This cycle has played out over and over since 1999, most acutely since 2004, and I sometimes just don't know if I can take it anymore. I've often thought of going off the medication, just to see how much of the pain I could actually handle, as at least the fatigue part of my life would be gone. But to be honest, the pills, while I hate them, are also often a refuge. They don't make me high anymore (unfortunately), but they can create a soft place to crawl into, hateful as it turns out to be as I despise the sleep they induce, which robs so many hours of my life.
I know that I've been gifted in many ways, and I treasue the many means of self-expression I can use to purge the misery of all this, if only for a few hours. I can get lost in writing a song or painting a picture, or even writing a blog entry, but the beast is there when I finish, and I feel so ruined, so useless and so full of a constant, seething rage that I know most likely makes matters worse, but how can I undo that feeling? If I were to watch my child being tortured every day, I would be enraged every day. There's no coming to terms with it.
And that's basically that. I've nowhere to go from here, other than to hope I get lucky and find a cure or to live out the remainder of my days which will all most likely look exactly like this one. There will be no great moment of redemption, no celebration of overcoming, no slaying of the beast, no raising of my arms to the sunrise in victory. I've searched far and wide for answers, have had countless surgeries, have tried every alternative treatment, and so far nothing has helped. Every few years, a discussion board pops up on the web for people similarly afflicted and it will buzz along for a year or two, but it ultimately dies out when everyone realizes there are no fixes for this. We just have to go on the best we can, unless we take our own lives, which I've known some patients on these boards to actually do. I'm at the point now where I realize that the best I can hope for is that I will get lucky and someone out there, finally, will be able to help me.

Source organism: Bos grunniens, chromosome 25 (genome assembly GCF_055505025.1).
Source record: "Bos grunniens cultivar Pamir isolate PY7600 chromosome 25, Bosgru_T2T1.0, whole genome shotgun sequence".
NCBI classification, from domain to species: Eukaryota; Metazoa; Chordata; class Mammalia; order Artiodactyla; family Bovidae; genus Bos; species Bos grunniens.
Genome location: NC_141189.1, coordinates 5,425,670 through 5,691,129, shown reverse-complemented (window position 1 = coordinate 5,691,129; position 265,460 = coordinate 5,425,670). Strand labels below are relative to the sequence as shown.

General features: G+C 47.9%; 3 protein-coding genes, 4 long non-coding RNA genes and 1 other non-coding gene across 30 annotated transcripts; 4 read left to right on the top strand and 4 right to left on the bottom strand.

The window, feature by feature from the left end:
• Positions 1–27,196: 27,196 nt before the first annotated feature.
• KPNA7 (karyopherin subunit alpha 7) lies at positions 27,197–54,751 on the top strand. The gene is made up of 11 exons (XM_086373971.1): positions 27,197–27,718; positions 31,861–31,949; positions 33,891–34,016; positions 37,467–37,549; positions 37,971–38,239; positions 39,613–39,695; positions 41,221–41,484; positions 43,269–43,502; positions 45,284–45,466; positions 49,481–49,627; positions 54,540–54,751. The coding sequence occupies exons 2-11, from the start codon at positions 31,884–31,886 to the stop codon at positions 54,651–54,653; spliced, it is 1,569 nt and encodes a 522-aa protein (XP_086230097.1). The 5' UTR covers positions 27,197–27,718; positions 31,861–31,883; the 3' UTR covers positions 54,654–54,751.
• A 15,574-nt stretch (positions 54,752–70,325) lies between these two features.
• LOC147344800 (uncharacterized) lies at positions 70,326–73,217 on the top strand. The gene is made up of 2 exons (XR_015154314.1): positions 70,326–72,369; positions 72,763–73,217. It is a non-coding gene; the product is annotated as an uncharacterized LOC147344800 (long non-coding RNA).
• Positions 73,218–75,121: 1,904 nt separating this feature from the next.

That's really what it comes down to. Luck. If I've learned nothing else from this experience, it's that luck is a much bigger driving force in what happens to us in this life than we'd like to admit, and that's a scary notion indeed. If the scales have tipped your way, and you're living a robust life filled with health, creativity and love, yes, you can pat yourself on the back to a certain extent for all of your hard work. But don't think for a minute that it all can't change in an instant through no fault of your own and you'll find yourself irrevocably changed. Be grateful and run with it, for when the tables turn, sometimes there really is no way back, and there's just no swallowing that pill. unless it's the kind that takes you out for good.